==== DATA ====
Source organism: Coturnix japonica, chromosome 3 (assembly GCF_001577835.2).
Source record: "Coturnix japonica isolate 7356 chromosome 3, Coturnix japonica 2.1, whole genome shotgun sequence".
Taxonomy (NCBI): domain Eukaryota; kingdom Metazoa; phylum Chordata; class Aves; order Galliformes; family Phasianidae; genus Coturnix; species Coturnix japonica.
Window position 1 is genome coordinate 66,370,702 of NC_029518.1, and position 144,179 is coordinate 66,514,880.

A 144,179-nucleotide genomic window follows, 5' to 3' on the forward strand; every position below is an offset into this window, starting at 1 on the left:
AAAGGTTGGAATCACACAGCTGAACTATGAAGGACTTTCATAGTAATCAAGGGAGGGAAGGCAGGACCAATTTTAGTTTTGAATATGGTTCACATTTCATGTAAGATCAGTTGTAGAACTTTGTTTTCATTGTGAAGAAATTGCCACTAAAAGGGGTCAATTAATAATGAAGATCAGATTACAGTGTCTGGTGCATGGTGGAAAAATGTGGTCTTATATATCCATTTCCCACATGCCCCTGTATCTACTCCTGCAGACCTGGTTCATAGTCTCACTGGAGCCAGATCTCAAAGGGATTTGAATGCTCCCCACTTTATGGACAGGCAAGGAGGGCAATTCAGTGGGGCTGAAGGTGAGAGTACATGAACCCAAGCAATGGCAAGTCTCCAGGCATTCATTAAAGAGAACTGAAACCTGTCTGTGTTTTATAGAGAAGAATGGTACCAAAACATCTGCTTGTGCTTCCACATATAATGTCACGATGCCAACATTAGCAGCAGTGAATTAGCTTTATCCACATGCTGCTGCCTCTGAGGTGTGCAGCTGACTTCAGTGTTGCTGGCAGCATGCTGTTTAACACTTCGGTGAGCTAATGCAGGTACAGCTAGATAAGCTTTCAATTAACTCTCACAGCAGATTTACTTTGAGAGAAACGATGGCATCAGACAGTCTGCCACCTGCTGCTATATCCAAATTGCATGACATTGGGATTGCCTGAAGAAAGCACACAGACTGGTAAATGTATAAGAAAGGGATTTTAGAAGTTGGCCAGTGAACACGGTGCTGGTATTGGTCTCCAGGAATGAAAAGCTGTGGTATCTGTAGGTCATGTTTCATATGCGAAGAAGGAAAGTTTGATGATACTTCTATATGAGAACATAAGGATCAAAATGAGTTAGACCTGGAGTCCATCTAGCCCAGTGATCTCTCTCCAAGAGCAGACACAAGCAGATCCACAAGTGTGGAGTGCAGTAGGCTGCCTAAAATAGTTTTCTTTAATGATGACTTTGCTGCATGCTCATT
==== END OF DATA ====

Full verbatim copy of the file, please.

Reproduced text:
Source organism: Coturnix japonica, chromosome 3 (assembly GCF_001577835.2).
Source record: "Coturnix japonica isolate 7356 chromosome 3, Coturnix japonica 2.1, whole genome shotgun sequence".
Taxonomy (NCBI): domain Eukaryota; kingdom Metazoa; phylum Chordata; class Aves; order Galliformes; family Phasianidae; genus Coturnix; species Coturnix japonica.
Window position 1 is genome coordinate 66,370,702 of NC_029518.1, and position 144,179 is coordinate 66,514,880.

A 144,179-nucleotide genomic window follows, 5' to 3' on the forward strand; every position below is an offset into this window, starting at 1 on the left:
AAAGGTTGGAATCACACAGCTGAACTATGAAGGACTTTCATAGTAATCAAGGGAGGGAAGGCAGGACCAATTTTAGTTTTGAATATGGTTCACATTTCATGTAAGATCAGTTGTAGAACTTTGTTTTCATTGTGAAGAAATTGCCACTAAAAGGGGTCAATTAATAATGAAGATCAGATTACAGTGTCTGGTGCATGGTGGAAAAATGTGGTCTTATATATCCATTTCCCACATGCCCCTGTATCTACTCCTGCAGACCTGGTTCATAGTCTCACTGGAGCCAGATCTCAAAGGGATTTGAATGCTCCCCACTTTATGGACAGGCAAGGAGGGCAATTCAGTGGGGCTGAAGGTGAGAGTACATGAACCCAAGCAATGGCAAGTCTCCAGGCATTCATTAAAGAGAACTGAAACCTGTCTGTGTTTTATAGAGAAGAATGGTACCAAAACATCTGCTTGTGCTTCCACATATAATGTCACGATGCCAACATTAGCAGCAGTGAATTAGCTTTATCCACATGCTGCTGCCTCTGAGGTGTGCAGCTGACTTCAGTGTTGCTGGCAGCATGCTGTTTAACACTTCGGTGAGCTAATGCAGGTACAGCTAGATAAGCTTTCAATTAACTCTCACAGCAGATTTACTTTGAGAGAAACGATGGCATCAGACAGTCTGCCACCTGCTGCTATATCCAAATTGCATGACATTGGGATTGCCTGAAGAAAGCACACAGACTGGTAAATGTATAAGAAAGGGATTTTAGAAGTTGGCCAGTGAACACGGTGCTGGTATTGGTCTCCAGGAATGAAAAGCTGTGGTATCTGTAGGTCATGTTTCATATGCGAAGAAGGAAAGTTTGATGATACTTCTATATGAGAACATAAGGATCAAAATGAGTTAGACCTGGAGTCCATCTAGCCCAGTGATCTCTCTCCAAGAGCAGACACAAGCAGATCCACAAGTGTGGAGTGCAGTAGGCTGCCTAAAATAGTTTTCTTTAATGATGACTTTGCTGCATGCTCATT